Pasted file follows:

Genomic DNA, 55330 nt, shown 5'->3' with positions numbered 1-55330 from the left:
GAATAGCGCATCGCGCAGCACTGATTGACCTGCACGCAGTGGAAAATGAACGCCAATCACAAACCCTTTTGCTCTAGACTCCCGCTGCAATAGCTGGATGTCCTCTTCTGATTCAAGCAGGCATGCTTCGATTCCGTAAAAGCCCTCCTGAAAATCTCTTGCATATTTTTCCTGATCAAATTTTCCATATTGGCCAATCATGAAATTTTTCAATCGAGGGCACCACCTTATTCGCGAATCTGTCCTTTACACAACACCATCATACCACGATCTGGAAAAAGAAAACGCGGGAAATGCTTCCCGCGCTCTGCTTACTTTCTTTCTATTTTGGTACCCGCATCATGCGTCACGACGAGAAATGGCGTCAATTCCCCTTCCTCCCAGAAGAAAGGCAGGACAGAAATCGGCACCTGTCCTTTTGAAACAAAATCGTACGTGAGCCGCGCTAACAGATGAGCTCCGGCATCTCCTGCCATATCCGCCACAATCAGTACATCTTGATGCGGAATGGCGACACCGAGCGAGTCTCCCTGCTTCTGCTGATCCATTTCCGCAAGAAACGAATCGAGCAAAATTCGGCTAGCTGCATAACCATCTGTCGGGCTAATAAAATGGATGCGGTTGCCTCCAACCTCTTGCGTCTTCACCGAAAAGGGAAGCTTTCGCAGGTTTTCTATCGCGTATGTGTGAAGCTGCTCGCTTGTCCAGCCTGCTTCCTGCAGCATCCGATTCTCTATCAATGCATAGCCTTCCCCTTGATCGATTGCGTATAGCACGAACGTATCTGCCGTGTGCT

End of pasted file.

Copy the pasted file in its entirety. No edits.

Genomic DNA, 55330 nt, shown 5'->3' with positions numbered 1-55330 from the left:
GAATAGCGCATCGCGCAGCACTGATTGACCTGCACGCAGTGGAAAATGAACGCCAATCACAAACCCTTTTGCTCTAGACTCCCGCTGCAATAGCTGGATGTCCTCTTCTGATTCAAGCAGGCATGCTTCGATTCCGTAAAAGCCCTCCTGAAAATCTCTTGCATATTTTTCCTGATCAAATTTTCCATATTGGCCAATCATGAAATTTTTCAATCGAGGGCACCACCTTATTCGCGAATCTGTCCTTTACACAACACCATCATACCACGATCTGGAAAAAGAAAACGCGGGAAATGCTTCCCGCGCTCTGCTTACTTTCTTTCTATTTTGGTACCCGCATCATGCGTCACGACGAGAAATGGCGTCAATTCCCCTTCCTCCCAGAAGAAAGGCAGGACAGAAATCGGCACCTGTCCTTTTGAAACAAAATCGTACGTGAGCCGCGCTAACAGATGAGCTCCGGCATCTCCTGCCATATCCGCCACAATCAGTACATCTTGATGCGGAATGGCGACACCGAGCGAGTCTCCCTGCTTCTGCTGATCCATTTCCGCAAGAAACGAATCGAGCAAAATTCGGCTAGCTGCATAACCATCTGTCGGGCTAATAAAATGGATGCGGTTGCCTCCAACCTCTTGCGTCTTCACCGAAAAGGGAAGCTTTCGCAGGTTTTCTATCGCGTATGTGTGAAGCTGCTCGCTTGTCCAGCCTGCTTCCTGCAGCATCCGATTCTCTATCAATGCATAGCCTTCCCCTTGATCGATTGCGTATAGCACGAACGTATCTGCCGTGTGCT